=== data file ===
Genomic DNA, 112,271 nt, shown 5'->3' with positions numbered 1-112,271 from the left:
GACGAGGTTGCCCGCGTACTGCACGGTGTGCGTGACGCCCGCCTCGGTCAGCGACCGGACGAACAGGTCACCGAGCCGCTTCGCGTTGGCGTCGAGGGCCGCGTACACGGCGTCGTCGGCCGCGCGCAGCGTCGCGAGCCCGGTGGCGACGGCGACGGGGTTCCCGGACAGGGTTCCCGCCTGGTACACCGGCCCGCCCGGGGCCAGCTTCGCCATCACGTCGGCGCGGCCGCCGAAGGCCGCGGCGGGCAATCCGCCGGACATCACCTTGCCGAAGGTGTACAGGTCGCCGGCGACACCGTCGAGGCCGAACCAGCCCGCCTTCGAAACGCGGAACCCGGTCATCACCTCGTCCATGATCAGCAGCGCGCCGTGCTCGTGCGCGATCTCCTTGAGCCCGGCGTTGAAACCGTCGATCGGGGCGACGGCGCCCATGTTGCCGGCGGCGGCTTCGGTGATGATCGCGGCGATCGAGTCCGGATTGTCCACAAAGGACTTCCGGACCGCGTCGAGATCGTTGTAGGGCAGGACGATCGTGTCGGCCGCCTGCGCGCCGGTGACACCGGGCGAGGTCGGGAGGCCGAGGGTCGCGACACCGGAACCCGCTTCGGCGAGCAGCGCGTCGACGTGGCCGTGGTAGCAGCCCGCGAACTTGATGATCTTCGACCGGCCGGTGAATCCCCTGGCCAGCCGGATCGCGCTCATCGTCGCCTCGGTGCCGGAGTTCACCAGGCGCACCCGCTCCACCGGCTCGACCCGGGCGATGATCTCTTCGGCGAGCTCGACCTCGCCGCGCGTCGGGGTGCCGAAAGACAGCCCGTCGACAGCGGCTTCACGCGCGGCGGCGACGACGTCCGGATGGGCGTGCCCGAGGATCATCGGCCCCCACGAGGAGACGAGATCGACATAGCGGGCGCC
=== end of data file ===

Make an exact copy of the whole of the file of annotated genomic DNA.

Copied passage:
Genomic DNA, 112,271 nt, shown 5'->3' with positions numbered 1-112,271 from the left:
GACGAGGTTGCCCGCGTACTGCACGGTGTGCGTGACGCCCGCCTCGGTCAGCGACCGGACGAACAGGTCACCGAGCCGCTTCGCGTTGGCGTCGAGGGCCGCGTACACGGCGTCGTCGGCCGCGCGCAGCGTCGCGAGCCCGGTGGCGACGGCGACGGGGTTCCCGGACAGGGTTCCCGCCTGGTACACCGGCCCGCCCGGGGCCAGCTTCGCCATCACGTCGGCGCGGCCGCCGAAGGCCGCGGCGGGCAATCCGCCGGACATCACCTTGCCGAAGGTGTACAGGTCGCCGGCGACACCGTCGAGGCCGAACCAGCCCGCCTTCGAAACGCGGAACCCGGTCATCACCTCGTCCATGATCAGCAGCGCGCCGTGCTCGTGCGCGATCTCCTTGAGCCCGGCGTTGAAACCGTCGATCGGGGCGACGGCGCCCATGTTGCCGGCGGCGGCTTCGGTGATGATCGCGGCGATCGAGTCCGGATTGTCCACAAAGGACTTCCGGACCGCGTCGAGATCGTTGTAGGGCAGGACGATCGTGTCGGCCGCCTGCGCGCCGGTGACACCGGGCGAGGTCGGGAGGCCGAGGGTCGCGACACCGGAACCCGCTTCGGCGAGCAGCGCGTCGACGTGGCCGTGGTAGCAGCCCGCGAACTTGATGATCTTCGACCGGCCGGTGAATCCCCTGGCCAGCCGGATCGCGCTCATCGTCGCCTCGGTGCCGGAGTTCACCAGGCGCACCCGCTCCACCGGCTCGACCCGGGCGATGATCTCTTCGGCGAGCTCGACCTCGCCGCGCGTCGGGGTGCCGAAAGACAGCCCGTCGACAGCGGCTTCACGCGCGGCGGCGACGACGTCCGGATGGGCGTGCCCGAGGATCATCGGCCCCCACGAGGAGACGAGATCGACATAGCGGGCGCC